Memory, mental illness, and modern art are central themes in this clever literary puzzle.
“There are so many ways to die, and even more ways to imagine it.” Carmiel Banasky’s first novel, The Suicide of Claire Bishop, questions magical thinking: if you can imagine something, by painting a suicide on canvas, for instance, can you prevent it from happening in real life? Add in the artist’s apparent time travel and her boyfriend’s bizarre conspiracy theories, and the result is a twisty, satisfying story about truth and madness.
For Claire Bishop’s thirty-fifth birthday in 1959, her husband commissions a portrait by Nicolette Bernhardt. To their surprise, it depicts Claire jumping off of Brooklyn Bridge, an unpleasant reminder of familial mental illness. Claire demands the portrait’s destruction, but it survives, changing hands illegally several times over the years until West Butler, a schizophrenic data miner, sees it in a gallery in 2004. He recognizes the work as his girlfriend Nicolette’s—but she was not even born in 1959. West determines to steal the portrait one last time and return it to its rightful owner.
Narration alternates between a third-person record of Claire’s life—divorce, hosting an anti-Vietnam War collective, and caring for a mother with Alzheimer’s—and West’s first-person account of searching for the truth behind the painting. When he abandons his medication, his language perfectly reflects his unhinged state: he addresses his “loyal voices” in the second person and excises the words “crazy” and “sorry” from all writing. His hypothesis about Nicolette’s work is a startling blend of Hawkingesque time bending, sadistic Hasids, and disappearing bees. Banasky successfully translates West’s confusion into a fresh, surprising voice: “I have all these wet lumps of clay in my brain that used to be my speech.”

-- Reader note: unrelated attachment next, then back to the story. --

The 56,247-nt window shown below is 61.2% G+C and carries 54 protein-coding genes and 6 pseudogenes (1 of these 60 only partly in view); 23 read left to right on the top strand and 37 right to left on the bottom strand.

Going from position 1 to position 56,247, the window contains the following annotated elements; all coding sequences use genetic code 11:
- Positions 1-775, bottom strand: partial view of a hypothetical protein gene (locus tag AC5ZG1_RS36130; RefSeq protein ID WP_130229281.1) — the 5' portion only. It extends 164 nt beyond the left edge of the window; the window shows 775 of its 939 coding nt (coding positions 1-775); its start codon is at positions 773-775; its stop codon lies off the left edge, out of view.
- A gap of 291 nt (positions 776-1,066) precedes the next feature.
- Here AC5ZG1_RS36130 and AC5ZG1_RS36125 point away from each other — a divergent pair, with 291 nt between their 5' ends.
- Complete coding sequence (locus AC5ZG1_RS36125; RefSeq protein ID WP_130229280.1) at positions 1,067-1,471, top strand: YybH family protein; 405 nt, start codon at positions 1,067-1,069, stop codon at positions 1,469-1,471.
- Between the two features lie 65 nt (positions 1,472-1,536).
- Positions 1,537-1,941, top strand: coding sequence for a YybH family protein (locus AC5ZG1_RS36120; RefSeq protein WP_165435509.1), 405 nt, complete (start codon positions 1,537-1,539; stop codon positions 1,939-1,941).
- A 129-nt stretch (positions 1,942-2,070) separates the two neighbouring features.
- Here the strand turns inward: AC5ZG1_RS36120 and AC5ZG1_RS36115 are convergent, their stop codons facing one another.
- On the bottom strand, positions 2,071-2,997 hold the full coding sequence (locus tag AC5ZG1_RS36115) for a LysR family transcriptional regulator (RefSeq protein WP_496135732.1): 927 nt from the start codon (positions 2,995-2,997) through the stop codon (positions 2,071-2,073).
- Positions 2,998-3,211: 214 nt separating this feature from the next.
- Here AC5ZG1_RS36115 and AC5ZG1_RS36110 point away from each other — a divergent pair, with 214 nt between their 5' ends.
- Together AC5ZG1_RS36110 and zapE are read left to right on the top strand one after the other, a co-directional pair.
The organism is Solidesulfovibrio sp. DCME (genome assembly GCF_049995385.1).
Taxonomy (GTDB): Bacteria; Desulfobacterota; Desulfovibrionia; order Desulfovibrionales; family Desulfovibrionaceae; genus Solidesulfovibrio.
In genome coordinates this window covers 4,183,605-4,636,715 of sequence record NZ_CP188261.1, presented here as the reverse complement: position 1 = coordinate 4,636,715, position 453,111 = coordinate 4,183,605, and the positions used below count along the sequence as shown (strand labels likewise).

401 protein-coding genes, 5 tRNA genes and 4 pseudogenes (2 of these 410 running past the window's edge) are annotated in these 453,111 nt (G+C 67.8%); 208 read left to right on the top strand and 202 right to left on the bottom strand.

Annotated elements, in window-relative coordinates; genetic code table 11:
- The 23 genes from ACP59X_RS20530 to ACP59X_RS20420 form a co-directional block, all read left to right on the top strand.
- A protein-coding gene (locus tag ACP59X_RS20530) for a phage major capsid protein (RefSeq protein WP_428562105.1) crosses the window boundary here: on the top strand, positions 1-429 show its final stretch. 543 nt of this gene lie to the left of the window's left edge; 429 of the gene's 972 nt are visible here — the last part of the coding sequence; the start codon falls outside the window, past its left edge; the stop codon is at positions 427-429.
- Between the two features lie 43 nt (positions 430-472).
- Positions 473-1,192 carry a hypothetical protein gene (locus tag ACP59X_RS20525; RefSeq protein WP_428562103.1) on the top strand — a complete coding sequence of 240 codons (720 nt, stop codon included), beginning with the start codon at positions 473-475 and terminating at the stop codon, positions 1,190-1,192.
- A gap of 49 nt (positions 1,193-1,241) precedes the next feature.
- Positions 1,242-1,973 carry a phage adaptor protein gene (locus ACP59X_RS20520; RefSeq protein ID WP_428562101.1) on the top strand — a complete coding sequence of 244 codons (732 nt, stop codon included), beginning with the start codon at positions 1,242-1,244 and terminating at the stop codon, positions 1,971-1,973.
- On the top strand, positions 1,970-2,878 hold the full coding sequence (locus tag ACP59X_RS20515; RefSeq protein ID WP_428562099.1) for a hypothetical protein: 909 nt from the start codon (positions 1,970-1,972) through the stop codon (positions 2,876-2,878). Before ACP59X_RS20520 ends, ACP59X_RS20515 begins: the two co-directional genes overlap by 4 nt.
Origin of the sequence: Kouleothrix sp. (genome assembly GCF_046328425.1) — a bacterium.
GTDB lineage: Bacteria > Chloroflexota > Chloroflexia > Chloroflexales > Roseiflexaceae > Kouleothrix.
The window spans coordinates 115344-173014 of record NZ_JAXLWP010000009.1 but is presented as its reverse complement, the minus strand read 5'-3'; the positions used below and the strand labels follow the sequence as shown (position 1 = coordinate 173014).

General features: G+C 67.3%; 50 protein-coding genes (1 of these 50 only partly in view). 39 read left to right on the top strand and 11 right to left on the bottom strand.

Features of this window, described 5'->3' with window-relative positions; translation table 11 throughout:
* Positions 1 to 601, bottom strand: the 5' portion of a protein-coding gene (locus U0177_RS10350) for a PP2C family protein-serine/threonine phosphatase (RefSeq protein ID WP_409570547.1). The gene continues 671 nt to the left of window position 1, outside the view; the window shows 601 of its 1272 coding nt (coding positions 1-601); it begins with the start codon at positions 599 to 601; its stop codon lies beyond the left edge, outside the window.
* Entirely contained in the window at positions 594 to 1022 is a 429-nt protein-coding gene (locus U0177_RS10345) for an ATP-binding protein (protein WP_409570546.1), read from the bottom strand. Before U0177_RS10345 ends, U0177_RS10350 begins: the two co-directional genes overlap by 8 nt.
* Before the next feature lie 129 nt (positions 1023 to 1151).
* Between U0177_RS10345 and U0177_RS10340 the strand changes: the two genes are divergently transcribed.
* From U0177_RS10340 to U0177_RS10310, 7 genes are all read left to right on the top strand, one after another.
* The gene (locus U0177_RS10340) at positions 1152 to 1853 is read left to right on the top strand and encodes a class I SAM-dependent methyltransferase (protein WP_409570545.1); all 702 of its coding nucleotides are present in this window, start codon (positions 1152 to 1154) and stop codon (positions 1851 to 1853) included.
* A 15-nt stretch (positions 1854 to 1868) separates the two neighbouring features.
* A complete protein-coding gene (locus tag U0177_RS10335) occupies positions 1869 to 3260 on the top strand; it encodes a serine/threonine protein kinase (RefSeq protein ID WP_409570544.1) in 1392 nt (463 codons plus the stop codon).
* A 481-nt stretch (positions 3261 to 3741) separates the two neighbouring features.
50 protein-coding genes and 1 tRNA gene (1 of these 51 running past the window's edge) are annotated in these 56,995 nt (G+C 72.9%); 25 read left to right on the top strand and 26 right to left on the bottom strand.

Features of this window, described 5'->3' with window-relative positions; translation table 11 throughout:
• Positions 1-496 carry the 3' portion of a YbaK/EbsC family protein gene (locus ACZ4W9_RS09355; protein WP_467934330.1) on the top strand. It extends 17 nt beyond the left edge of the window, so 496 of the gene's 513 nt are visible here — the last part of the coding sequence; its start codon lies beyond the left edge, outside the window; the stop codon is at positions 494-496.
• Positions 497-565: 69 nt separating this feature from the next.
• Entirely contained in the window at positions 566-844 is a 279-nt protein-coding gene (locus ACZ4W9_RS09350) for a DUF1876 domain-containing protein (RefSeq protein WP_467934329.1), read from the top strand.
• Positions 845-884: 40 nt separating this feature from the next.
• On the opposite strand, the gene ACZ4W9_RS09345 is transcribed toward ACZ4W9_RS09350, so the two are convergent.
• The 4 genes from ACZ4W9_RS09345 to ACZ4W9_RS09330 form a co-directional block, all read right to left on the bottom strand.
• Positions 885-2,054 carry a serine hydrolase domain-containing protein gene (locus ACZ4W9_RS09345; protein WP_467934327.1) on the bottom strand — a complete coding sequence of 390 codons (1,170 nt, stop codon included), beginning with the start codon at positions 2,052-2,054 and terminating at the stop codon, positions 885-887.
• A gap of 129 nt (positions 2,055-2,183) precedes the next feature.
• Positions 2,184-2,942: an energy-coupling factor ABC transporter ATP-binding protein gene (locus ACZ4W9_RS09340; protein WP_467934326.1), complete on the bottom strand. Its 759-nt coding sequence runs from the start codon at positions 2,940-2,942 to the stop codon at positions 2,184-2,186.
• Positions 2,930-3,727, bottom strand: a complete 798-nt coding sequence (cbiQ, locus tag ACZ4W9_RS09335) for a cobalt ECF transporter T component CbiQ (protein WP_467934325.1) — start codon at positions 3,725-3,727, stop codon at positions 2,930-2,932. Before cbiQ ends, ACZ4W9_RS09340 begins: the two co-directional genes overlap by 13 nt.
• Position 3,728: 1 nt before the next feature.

Magic realism is an intriguing undercurrent here, but it never overwhelms the plot. Drawing strong generational parallels, Banasky shows how mental illness might threaten memory and art. What endures time’s losses? And is it ever possible to escape one’s fate? Fans of Siri Hustvedt’s The Blazing World and Judith Claire Mitchell’s A Reunion of Ghosts have a treat in store.
Disclosure: This article is not an endorsement, but a review. The publisher of this book provided free copies of the book to have their book reviewed by a professional reviewer. No fee was paid by the publisher for this review. Foreword Reviews only recommends books that we love. Foreword Magazine, Inc. is disclosing this in accordance with the Federal Trade Commission’s 16 CFR, Part 255.